The Early Identification and Streaming
of Cases of High Conflict Separation and Divorce: A Review
EDUCATION PROGRAMS FOR DIVORCING FAMILIES
The Special Joint Committee on Child Custody and Access heard from several witnesses who extolled the value of education programs for divorcing families. These witnesses promoted the idea that if parents were made aware of the overall dangers of divorce for children and the specific harm caused by high conflict, the effects of both could be reduced. In other words, divorce education was seen as a preventive measure that might steer some families away from divorce and help others avoid escalating their differences into high conflict situations. Proponents of this intervention suggest that it is a relatively low cost solution to divorce conflict, and some claim that education programs can be offered in the form of videos, thus making this intervention available in distant and isolated communities.
Critics of these education programs caution against expecting too much in the way of either prevention or solution to divorce hostilities in most families. These critics, including Rhonda Freeman of Families in Transition and Birnbaum and Martin of the Ontario Office of the Children’s Lawyer, point out that many education programs offer information only about the divorce process, options such as litigation and mediation, and perhaps some of the associated emotional hazards for children. These programs, the critics say, are not truly educational, since they do not help divorcing parents learn new skills to deal effectively with their children in this new life situation.
These programs do have a high satisfaction rate from participants, however. Kramer and Washo (1993) found that a significant majority of 168 participants in a group program (which includes two 90?minute group sessions, followed by six group viewings of video programs) reported a high rate of satisfaction with the program. The participants claimed that the program helped them deal with their children’s needs more effectively, and this group, when compared to a control group three months after the program, scored higher on child management and personal adaptation to divorce. This study did not look at how custody, access and support issues were eventually resolved, nor did it identify the level of conflict in these families.
Arbuthnot, Poole and Gordon (1996) designed a project in which 3,658 families who had registered with the court for divorce filings were mailed a 32-page educational booklet describing the major effects of divorce and remarriage on children and offering practical suggestions for eliminating or minimizing harmful effects, particularly those resulting from parental conflict. The study showed no immediate changes in these families in terms of inter-parental conflict or visitation arrangements by the three-month follow-up date. But it did show a reduction of loyalty conflict behaviour by the children. At the one-year follow-up, there was more positive communication between parents and the non-residential parent tended to have greater access to his or her children than did the parents in families in the control group. There was no identification of levels of conflict in these families, nor any identification of stressful factors such as relocation or remarriage. Participants were not streamed into this project according to any criteria, but rather on the basis of random sampling.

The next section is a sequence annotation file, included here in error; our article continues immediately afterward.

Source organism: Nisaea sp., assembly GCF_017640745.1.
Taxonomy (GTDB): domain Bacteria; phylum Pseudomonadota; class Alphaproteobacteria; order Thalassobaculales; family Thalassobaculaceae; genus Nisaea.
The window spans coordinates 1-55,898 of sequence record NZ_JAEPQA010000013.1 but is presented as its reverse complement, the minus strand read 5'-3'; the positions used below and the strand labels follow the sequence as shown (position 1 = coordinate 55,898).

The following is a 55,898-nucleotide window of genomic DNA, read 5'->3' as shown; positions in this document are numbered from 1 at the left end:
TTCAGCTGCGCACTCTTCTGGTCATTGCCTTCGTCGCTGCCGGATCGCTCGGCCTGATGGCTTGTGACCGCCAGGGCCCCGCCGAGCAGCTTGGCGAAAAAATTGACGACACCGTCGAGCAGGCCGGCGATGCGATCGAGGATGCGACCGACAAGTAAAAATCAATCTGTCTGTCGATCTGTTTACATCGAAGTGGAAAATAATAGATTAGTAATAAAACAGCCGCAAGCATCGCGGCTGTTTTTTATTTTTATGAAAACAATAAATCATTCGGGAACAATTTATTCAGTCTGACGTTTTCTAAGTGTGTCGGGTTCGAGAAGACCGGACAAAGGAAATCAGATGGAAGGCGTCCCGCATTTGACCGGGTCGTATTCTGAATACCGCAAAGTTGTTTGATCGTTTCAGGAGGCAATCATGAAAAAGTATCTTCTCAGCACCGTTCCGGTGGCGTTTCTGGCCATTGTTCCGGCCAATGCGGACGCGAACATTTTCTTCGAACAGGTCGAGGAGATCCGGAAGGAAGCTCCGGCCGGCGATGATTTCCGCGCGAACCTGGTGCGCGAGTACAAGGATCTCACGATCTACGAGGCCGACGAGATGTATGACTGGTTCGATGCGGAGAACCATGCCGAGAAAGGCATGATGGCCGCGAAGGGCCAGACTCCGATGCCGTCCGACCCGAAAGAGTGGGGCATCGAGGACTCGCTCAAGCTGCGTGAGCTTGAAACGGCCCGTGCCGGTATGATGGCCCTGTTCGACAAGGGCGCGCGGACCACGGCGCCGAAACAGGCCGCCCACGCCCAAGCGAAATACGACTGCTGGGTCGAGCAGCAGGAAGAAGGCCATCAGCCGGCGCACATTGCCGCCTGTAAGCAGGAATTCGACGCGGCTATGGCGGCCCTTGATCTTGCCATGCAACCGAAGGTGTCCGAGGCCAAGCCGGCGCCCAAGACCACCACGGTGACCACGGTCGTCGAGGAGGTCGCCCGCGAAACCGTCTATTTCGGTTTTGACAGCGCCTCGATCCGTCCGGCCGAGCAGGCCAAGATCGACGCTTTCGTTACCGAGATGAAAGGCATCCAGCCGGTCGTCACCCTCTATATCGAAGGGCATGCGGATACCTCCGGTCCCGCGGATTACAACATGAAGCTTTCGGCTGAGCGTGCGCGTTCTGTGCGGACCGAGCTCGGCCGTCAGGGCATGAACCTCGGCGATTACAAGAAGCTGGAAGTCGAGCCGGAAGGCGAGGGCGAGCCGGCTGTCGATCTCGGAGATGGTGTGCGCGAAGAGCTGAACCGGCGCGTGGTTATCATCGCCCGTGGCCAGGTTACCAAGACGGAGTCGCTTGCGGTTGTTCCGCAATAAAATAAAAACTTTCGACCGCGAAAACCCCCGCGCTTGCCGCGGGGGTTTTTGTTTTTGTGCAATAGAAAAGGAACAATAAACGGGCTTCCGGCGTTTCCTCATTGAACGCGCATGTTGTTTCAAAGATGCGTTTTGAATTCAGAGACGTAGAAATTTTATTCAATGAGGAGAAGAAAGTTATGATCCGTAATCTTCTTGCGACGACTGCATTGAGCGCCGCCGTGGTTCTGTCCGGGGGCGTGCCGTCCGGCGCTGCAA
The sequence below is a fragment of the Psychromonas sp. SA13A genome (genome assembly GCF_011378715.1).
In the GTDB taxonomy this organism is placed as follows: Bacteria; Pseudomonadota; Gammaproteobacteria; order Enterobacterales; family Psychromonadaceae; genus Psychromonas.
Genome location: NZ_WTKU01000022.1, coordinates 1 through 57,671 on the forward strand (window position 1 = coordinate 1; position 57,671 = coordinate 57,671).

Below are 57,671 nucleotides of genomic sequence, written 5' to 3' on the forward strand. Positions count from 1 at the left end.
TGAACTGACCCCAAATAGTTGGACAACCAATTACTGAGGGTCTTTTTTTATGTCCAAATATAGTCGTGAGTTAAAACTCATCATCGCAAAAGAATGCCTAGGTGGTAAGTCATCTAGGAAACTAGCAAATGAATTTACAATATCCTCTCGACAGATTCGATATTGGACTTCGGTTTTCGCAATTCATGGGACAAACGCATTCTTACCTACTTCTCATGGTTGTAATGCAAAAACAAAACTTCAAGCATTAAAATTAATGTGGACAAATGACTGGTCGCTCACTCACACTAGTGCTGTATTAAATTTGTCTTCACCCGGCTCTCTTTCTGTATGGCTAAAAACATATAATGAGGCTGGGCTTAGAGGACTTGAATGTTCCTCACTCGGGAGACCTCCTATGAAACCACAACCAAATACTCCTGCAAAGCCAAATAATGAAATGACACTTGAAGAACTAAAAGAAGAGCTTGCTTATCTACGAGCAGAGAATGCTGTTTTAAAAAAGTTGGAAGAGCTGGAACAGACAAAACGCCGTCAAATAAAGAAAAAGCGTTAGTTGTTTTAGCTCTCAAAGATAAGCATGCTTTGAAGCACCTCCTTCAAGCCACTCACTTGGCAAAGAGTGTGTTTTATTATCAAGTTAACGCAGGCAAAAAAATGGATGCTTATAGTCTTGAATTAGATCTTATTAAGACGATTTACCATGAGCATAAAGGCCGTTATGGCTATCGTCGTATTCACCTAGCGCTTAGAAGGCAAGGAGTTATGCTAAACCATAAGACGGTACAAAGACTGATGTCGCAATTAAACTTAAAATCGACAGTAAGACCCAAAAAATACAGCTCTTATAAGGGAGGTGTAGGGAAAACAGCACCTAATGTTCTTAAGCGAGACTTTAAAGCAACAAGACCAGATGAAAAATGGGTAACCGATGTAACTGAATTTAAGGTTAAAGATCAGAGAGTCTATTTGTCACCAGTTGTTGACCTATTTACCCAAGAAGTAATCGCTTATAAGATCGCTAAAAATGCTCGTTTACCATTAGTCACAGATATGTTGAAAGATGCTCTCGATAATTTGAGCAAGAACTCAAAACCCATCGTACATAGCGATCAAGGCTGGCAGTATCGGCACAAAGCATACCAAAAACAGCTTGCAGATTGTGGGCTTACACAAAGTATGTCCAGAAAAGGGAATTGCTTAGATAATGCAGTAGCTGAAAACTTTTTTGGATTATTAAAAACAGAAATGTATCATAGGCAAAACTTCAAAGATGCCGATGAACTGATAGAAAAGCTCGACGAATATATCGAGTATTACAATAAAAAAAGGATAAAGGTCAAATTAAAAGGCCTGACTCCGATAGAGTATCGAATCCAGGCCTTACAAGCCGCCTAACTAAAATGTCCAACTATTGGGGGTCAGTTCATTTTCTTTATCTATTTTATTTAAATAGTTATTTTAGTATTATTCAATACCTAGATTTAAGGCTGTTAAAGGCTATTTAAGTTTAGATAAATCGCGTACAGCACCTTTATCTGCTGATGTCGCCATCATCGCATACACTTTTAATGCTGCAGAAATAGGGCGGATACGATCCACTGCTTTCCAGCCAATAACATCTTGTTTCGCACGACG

Arbuthnot and Gordon (1996) evaluated the outcomes for 131 parents who attended one two-hour mandatory education class. The authors claim that the course content focussed on the needs of children and on the parenting skills necessary to meet their needs and minimize the stresses associated with being caught in the middle of parents’ conflict. The six-month follow-up of these families showed that the majority of parents valued the program, learned useful parenting and communication skills, and lowered the exposure of the children to parental conflict.
There are several problems with these kinds of studies. First, as with research connected with counselling/therapy programs and mediation programs, these studies do not begin with a clear picture of how the children and parents in these families are coping with the divorce before any intervention takes place. Second, while the last study looked at participants whose attendance was mandatory, there is no sense of the parents’ pre-intervention cooperation. As a result, even in mandatory programs, it is impossible to determine the parents’ level of compliance. Third, other stressful factors for these families, such as relocation or remarriage, are not identified or included. Fourth, no attempt is made to determine levels of conflict between the parents, so it is impossible to measure whether these programs are effective in reducing conflict in these families.
- Date modified: